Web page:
The 3D images are created by linking together separately derived 2D images of the patient's bones, nerves and blood vessels, using software developed by computer scientists at the United Medical and Dental Schools of Guy's and St Thomas's Hospital.
These images enable surgeons to plan and monitor their operations, making them faster and less invasive. The computer workstation displays a colour- contrasted, 3D image of the patient's head, cut away to mimic the surgical procedures.
So far the system has been used in about 30 operations to remove benign brain tumours. In such operations, if the surgeon can cut a hole in the skull and successfully navigate a route past critical structures such as major cranial nerves and blood vessels, the patient can be cured.
The verdict of independent assessors - surgeons who have attended operations carried out using the system - is that the technique is improving treatment.
Discussions are now taking place with manufacturers of the scanners, including Siemens and GEC, on selling the software. It may be possible to adapt the system to drive mechanical devices that would perform parts of the surgery.
Surgeons already rely on 2D images from X-ray computed tomography (CT), which shows where bones are, and magnetic resonance imaging (MRI), which shows the location of nerves, blood vessels and tumours, to plan operations. But because the scans are taken by different machines on different days, and often at different hospitals, it is difficult to overlay the images for a perfect match.
Even if the images are registered properly under the cumbersome existing methods, the composite image is still 2D: it does not show the 3D relationship between anatomical features. Even highly skilled surgeons may find it difficult to relate what is seen inside the patient's skull to the 2D images of it.
The software enabling 3D matching was developed by David Hawkes and his team, working closely with clinical colleagues led by Anthony Strong, neurosurgeon at the Maudsley Hospital, and Michael Gleeson, ear, nose and throat surgeon at Guy's Hospital.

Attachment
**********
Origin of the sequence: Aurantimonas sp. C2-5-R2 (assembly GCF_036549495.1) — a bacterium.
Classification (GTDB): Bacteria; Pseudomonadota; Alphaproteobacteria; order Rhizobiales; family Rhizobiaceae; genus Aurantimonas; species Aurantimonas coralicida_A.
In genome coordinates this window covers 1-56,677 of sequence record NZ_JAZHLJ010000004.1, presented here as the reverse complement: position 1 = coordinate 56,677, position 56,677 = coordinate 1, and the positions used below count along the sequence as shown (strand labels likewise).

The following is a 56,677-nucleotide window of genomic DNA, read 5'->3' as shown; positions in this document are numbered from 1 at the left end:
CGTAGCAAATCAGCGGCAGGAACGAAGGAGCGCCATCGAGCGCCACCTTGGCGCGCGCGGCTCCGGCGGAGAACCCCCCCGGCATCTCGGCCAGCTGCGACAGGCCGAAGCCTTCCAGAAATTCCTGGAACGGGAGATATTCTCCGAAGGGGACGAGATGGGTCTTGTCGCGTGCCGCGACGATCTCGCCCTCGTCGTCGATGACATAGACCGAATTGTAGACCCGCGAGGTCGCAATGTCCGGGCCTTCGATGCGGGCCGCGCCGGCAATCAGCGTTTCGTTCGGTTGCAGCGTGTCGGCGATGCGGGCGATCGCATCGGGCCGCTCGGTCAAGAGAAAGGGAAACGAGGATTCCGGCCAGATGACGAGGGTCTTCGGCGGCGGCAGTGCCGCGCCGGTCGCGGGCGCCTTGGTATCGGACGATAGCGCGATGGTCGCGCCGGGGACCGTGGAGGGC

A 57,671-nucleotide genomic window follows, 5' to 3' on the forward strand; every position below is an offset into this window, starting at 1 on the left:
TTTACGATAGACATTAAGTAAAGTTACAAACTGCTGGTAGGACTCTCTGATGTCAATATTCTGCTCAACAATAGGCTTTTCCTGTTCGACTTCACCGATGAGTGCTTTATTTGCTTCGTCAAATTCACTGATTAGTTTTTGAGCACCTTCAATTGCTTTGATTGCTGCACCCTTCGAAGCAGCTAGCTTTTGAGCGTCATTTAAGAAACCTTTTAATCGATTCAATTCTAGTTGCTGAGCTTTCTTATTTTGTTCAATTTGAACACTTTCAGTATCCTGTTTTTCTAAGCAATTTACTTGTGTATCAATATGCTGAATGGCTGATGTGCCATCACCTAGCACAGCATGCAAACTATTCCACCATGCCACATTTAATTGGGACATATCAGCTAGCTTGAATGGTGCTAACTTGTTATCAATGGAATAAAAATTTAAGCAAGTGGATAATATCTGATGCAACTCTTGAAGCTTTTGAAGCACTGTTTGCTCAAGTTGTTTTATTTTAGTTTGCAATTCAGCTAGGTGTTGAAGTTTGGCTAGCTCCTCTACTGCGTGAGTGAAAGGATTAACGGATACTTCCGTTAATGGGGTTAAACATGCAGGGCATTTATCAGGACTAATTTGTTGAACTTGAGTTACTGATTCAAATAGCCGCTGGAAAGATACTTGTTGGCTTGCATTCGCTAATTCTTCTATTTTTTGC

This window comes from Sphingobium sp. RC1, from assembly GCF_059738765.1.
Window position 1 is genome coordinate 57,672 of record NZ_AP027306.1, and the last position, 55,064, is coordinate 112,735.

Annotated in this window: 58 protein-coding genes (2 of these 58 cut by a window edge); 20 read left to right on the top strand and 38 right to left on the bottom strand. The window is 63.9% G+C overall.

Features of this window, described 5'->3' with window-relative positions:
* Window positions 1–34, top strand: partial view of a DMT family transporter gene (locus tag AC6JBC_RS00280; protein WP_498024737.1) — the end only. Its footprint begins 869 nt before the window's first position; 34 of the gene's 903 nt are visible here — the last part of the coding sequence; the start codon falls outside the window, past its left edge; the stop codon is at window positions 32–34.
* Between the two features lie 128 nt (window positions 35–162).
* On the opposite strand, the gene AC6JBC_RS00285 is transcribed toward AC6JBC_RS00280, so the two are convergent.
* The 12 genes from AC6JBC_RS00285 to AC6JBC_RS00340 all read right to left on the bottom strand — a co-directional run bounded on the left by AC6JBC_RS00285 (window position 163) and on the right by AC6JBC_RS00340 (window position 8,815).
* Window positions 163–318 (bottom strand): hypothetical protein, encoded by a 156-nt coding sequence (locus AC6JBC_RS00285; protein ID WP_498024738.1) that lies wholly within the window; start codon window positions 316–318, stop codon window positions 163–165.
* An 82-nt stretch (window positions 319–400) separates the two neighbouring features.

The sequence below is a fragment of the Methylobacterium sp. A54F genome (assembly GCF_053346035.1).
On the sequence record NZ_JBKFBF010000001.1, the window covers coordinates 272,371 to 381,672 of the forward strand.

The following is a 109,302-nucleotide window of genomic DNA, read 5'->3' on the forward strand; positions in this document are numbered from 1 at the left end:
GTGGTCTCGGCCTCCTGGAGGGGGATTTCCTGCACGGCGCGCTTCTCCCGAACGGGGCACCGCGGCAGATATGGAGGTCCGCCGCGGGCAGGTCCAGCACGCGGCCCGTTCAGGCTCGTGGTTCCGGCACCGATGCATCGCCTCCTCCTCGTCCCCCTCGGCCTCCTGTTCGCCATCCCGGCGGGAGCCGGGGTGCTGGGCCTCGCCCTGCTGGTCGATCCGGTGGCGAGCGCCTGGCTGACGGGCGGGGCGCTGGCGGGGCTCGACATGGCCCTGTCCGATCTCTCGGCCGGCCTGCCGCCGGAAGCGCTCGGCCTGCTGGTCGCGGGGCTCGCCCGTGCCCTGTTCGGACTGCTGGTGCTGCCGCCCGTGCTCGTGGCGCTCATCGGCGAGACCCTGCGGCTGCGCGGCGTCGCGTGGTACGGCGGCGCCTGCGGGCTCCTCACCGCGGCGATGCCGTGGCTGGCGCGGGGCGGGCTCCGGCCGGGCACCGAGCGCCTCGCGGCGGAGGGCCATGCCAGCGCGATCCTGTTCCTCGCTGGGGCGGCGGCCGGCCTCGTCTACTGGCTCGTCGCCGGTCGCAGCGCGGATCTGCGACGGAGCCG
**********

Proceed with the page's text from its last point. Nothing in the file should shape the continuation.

It ensures that images from different machines are matched correctly. It uses 16 internal structures, such as the cochlea in the inner ear, as reference points to register one image on top of another and build up a 3D image. The registered images are displayed at the rate of 25 images per second. 'This makes the images move, creating a much stronger impression of 3D,' Dr Hawkes said.
'This is the first time any group has combined CT images of bone structures with MRI images of soft tissue and blood vessels to define the structural relationship of brain tumours in the base of the skull, for surgical planning and guidance.'
The merging of the images is accurate to plus or minus one milimetre.
Work is now under way to relate videos recorded during the operation to the pre-operative scan, so that at all stages of the operation the surgeon will know precisely where he or she is in relation to the scan.
The techniques of Image Guided Therapy are also being used to detect malignant tumours, by superimposing positron emission tomography (PET) images, which show the distribution of metabolic functions, with structural MRI and CT images.
This enables doctors to detect sites of active metabolism associated with the recurrence of malignant tumours.
Brainwave: the picture at the top of the page shows a sample of the three-dimensional images that are made up by the software from three merged scans, with the bone shown in white, the tumour in green and blood vessels in red. The composite picture beneath it shows examples of the scans that were used to construct the 3D image. At top left is a computer tomography image (CT scan) that shows the bones of the skull. The magnetic resonance (MR) image at right marks out the tumour as a large white area, and the bottom image, once again from an MR scanner, shows the blood vessels.
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